Hall’s 71-year-old neighbor, Richard Mckinney, is a recipient of Hall’s well-fed chickens’ eggs.


“I think she feeds them well and it’s reflected in the eggs that they produce,” he said.


“They’re the best eggs in the world,” said Mckinney. “The yolk is incredibly yellow, much more than a store-bought egg. It’s noticeable when you’re cooking it. You’re like, ‘woah,’” he said, enthusiastically nodding his head.



Hall also prioritizes natural processes over trying to increase egg production by avoiding commercial techniques.


“Chickens usually require a certain amount of light to get their ovulation juices flowing,” she said, pointing to her stomach.


Commercially owned chickens and some backyard chickens are forced to lay eggs in the winter by putting lights in the coop, but Hall chooses not to.


“If I had to squeeze something out of my body like that every day,” she takes a long pause and scoffs. “Take your break, girl!”


Hall strolls over to her garden, her dark green Hunter boots packing down a wood chip path, which she sourced from her neighbors and from arborists who needed a place to dump their wood chips.


Her chickens eagerly follow, only to be met with disappointment when she seals the fence before they could find a way in.


She walks through the mostly-empty garden beds.


With the help of her chickens, the garden will resemble a jungle in a couple months, she said, describing harvests of strawberries, blueberries, figs, mint, arugula, rosemary, tomatoes, cucumbers, garlic, ginger, green beans, kale, 4-foot-long zucchini rampicante and sunflowers crawling up a trellis arch.


Hall leans over a large pile of black gold and sifts through the particles.


“This is the good stuff right here,” she said, cupping the dark brown matter in her hand.


But beyond what her chickens do for her garden and the eggs they produce, chickens are also a source of joy.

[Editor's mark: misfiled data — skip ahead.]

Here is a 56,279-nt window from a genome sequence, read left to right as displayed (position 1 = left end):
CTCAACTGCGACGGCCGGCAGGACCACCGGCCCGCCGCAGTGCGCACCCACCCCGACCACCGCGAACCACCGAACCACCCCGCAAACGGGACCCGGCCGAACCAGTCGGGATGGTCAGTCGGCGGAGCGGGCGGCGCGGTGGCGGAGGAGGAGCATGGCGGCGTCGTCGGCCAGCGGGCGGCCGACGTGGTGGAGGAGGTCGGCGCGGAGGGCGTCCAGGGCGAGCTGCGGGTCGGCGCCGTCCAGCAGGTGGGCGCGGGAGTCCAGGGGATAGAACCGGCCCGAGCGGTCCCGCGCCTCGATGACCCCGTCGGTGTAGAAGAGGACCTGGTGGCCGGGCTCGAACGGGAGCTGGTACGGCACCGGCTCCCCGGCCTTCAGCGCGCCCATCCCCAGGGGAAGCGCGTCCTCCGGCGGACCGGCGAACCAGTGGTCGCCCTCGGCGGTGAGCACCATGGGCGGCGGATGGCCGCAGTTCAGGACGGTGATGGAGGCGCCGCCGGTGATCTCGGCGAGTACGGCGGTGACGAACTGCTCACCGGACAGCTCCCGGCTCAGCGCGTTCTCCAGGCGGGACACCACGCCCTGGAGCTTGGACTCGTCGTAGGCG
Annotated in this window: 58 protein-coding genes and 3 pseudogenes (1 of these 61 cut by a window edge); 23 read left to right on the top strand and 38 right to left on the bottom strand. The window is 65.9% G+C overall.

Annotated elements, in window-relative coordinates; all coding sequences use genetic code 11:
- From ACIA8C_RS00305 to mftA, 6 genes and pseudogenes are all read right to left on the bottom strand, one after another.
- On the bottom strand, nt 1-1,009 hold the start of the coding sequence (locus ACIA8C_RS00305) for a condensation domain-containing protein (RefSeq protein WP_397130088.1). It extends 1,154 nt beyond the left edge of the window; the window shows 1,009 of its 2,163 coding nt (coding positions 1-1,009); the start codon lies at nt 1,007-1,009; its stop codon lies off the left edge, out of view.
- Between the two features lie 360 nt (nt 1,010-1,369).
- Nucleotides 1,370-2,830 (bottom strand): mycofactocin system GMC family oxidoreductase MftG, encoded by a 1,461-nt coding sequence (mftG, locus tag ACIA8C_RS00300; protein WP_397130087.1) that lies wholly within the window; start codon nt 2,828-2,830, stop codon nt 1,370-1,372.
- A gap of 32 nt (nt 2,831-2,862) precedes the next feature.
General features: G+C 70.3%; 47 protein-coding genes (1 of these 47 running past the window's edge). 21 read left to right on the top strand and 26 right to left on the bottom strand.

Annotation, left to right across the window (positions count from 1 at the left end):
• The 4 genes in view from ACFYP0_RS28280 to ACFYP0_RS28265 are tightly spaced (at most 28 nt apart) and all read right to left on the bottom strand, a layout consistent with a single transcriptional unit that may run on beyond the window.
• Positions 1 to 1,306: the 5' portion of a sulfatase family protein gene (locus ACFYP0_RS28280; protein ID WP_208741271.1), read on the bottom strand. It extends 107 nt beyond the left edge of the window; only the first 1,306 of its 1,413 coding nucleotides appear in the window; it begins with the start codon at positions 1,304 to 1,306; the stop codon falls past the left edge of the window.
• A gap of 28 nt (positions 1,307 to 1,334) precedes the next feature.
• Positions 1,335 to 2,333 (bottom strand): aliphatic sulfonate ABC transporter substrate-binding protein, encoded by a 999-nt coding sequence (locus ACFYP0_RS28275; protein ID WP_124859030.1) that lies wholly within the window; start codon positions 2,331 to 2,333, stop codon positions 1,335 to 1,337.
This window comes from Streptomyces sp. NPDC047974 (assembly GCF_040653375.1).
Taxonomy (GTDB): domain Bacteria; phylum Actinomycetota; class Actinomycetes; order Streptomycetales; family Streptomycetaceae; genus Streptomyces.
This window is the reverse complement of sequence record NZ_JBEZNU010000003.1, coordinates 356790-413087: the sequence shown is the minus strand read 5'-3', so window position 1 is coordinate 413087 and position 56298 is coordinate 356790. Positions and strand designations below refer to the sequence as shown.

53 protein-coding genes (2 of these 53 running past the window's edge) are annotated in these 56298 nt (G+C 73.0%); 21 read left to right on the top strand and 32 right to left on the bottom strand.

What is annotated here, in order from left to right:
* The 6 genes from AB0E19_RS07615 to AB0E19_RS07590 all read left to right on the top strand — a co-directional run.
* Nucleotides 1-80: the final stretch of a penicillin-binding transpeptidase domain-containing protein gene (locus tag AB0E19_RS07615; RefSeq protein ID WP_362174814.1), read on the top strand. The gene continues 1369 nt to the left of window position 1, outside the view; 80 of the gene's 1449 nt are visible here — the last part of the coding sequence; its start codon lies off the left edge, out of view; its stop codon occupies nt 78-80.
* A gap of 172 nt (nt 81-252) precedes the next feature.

Pretorious considers her chickens pets that bring her amusement and comfort.


“Nothing is more fun than looking out my window and I see these fluffy butts,” said Pretorious gleefully.


She even snuggles with her chickens.


Hall, on the other hand, sees her chickens much differently.



Upon learning that Pretorious snuggles with her chickens, Hall lets out a loud “hah!” “I’m definitely not snuggling.”


Even though Hall doesn’t consider her chickens pets, she still shares affectionate moments with them.


“I’ll pick them up every once in a while and they like to fly,” she said, making quotes with her fingers at the word fly.


Hall excitedly walks up to the first chicken she sees, and in one swift motion, picks it up and holds it against her chest.


She throws the hen in the air and it desperately flaps its wings before landing on the ground after about one second, where it is greeted by Hall’s small, black Maltipoo dog Myles with a harmless, playful pounce.


The chicken frantically runs back to its coop. Hall smiles.


“I think the world would be a better place if more people had chickens.”


As she approaches her fence to leave her backyard, the smell of chicken poop gets fainter, but the sound of a chicken cackling suddenly grows.


“That’s the egg laying cackle.”


Bock bock bock bock bock buckahh!


Breakfast.


PHOTO: Tanisha Hall in her backyard. Maddie Buchman/Belmont Vision


This article was written by Maddie Buchman.